I then put on some millet to boil to go with the veggie’s. Millet is a great grain that is quick and very good for you, it has a nutty flavor and good protein. It is also a budget friendly grain that packs a punch of nutrients instead of white rice which is cheap but lackluster in the health department. I’m not totally knocking white rice, I love me some good Jasmine and Basmati rice, but millet is healthier and delicious. I always boost my grains by adding some type of seasoning. I put in some cumin seeds, salt and white pepper.

I packed the millet in a measuring cup, 1/2 cup, and spooned the veggie saute’ around the mound of millet. Beautiful, but I didn’t hesitate to devour it!

I then had seconds, always!

Yum Food!! Yum Art!!

© [Jay Mora-Shihadeh] and [thepainterspalate.wordpress.com], [2012]. Unauthorized use and/or duplication of this material, artwork, or photo’s without express and written permission from this blog’s author and/or owner is strictly prohibited. Excerpts and links may be used, provided that full and clear credit is given to [Jay Mora-Shihadeh] and [thepainterspalate.wordpress.com] with appropriate and specific direction to the original content.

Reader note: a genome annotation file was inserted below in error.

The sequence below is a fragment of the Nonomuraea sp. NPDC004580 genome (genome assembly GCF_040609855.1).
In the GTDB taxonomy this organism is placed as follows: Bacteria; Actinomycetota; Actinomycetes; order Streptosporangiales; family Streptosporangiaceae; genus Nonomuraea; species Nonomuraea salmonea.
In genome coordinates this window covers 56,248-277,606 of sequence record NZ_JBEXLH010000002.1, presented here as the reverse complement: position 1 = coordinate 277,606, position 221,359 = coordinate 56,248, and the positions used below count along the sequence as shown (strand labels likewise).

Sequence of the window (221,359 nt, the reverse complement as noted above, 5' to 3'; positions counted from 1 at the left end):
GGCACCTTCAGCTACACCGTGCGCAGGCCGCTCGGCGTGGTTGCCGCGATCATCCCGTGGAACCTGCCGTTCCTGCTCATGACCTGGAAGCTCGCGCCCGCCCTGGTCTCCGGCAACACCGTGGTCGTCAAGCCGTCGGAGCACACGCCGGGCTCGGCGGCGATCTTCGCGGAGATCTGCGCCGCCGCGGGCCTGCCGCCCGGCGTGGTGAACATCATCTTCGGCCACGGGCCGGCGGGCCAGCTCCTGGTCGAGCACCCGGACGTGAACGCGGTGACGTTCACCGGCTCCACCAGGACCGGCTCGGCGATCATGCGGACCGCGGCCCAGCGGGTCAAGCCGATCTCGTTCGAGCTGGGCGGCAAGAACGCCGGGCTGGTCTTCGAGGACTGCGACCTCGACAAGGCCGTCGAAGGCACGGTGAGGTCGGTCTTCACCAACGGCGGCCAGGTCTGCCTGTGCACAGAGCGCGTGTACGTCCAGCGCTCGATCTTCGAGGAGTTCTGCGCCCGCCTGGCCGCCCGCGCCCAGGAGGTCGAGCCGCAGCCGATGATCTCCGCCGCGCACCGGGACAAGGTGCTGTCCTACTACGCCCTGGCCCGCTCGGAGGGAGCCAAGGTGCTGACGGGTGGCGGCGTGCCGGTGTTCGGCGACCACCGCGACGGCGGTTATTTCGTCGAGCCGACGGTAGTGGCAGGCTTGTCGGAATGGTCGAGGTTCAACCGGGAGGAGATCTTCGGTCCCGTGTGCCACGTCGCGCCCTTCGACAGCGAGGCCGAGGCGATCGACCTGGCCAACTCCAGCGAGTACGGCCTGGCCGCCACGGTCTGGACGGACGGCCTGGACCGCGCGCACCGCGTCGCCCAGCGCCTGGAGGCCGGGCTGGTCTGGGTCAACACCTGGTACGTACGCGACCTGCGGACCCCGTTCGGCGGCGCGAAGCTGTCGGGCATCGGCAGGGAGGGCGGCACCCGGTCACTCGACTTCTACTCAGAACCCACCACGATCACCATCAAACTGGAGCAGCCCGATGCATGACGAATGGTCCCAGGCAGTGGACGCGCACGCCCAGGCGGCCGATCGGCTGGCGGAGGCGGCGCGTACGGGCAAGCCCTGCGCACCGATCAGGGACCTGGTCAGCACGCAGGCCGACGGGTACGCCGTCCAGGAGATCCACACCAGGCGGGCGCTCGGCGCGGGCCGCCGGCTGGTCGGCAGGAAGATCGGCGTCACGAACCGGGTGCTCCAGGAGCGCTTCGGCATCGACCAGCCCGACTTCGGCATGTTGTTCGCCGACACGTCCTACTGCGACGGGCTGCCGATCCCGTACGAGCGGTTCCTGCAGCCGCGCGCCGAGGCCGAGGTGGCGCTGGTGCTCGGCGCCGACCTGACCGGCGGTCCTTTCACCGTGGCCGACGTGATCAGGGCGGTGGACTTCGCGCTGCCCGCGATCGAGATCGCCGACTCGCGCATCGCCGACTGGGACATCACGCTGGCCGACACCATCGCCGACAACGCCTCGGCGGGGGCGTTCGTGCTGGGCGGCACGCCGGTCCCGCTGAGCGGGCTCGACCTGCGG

Artist, Food, writer

A Few Veggies A Meal Makes

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Food

Gourmet homestyle on the cheap

Lately I have had to tighten the budget and count my pennies, however I haven’t tightened the belt much!  Forced to create my meals with budget-minded resourcefulness lends itself to some pretty tasty and unique dishes. Pretty much it’s open the fridge,see what’s left , and then how can I create the most tasteful punch with the least amount of effort and waste. It is a challenge for sure , but an exercise in culinary cleverness that sometimes fails yet often times leaves me with a tasty new recipe! This is a flatbread recipe that I created  from a few chickpeas, tomatoe slices, a carrot and half an avocado as the base ingredients. Luckily my spice pantry never fails me!